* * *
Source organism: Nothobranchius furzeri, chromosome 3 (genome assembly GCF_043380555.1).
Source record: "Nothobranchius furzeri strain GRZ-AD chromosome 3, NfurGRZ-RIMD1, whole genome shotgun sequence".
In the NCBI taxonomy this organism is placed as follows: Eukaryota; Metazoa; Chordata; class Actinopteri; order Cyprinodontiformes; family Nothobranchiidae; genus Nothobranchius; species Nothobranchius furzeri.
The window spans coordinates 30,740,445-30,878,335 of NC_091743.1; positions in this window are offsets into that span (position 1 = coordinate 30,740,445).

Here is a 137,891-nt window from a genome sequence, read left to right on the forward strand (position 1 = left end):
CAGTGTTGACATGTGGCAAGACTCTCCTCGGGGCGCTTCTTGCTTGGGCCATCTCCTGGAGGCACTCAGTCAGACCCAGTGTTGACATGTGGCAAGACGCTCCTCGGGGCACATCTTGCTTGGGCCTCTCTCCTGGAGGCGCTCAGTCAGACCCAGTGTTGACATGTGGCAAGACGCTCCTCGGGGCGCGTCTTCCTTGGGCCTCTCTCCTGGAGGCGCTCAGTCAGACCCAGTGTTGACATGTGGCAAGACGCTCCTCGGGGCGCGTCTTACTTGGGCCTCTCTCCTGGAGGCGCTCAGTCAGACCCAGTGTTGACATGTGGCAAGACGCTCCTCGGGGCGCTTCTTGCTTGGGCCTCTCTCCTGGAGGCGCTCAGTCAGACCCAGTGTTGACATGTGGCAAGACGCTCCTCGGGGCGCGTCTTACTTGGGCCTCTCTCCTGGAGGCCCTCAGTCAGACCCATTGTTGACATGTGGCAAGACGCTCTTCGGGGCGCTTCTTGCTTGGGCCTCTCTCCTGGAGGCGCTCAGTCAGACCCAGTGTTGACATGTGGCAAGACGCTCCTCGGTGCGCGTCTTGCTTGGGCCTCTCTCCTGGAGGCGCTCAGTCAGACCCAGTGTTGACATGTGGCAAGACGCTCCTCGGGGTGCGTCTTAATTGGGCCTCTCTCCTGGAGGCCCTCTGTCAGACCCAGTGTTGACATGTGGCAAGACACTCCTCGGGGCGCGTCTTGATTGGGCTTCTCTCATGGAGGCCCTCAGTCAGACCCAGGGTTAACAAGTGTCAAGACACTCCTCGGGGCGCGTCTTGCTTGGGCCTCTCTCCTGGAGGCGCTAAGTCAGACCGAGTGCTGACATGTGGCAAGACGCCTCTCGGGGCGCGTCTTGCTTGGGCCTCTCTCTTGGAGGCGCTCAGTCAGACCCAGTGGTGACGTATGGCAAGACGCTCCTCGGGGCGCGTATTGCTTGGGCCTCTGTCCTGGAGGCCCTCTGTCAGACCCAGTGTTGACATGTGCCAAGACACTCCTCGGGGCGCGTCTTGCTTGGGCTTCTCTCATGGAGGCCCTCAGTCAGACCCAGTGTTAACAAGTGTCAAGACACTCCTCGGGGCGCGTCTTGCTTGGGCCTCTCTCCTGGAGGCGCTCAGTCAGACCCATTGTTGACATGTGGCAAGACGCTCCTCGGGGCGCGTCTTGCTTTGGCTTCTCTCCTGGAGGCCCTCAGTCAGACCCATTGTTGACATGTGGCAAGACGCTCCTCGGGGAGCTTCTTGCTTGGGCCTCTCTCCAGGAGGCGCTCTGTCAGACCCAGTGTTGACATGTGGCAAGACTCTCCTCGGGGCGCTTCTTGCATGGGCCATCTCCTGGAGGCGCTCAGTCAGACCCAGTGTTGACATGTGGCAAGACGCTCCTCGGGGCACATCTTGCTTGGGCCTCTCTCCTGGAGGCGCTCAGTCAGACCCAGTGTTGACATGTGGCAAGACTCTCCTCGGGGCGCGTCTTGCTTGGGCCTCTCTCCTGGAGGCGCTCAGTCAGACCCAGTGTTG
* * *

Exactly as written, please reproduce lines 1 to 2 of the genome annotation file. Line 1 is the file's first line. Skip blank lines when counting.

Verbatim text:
Source organism: Nothobranchius furzeri, chromosome 3 (genome assembly GCF_043380555.1).
Source record: "Nothobranchius furzeri strain GRZ-AD chromosome 3, NfurGRZ-RIMD1, whole genome shotgun sequence".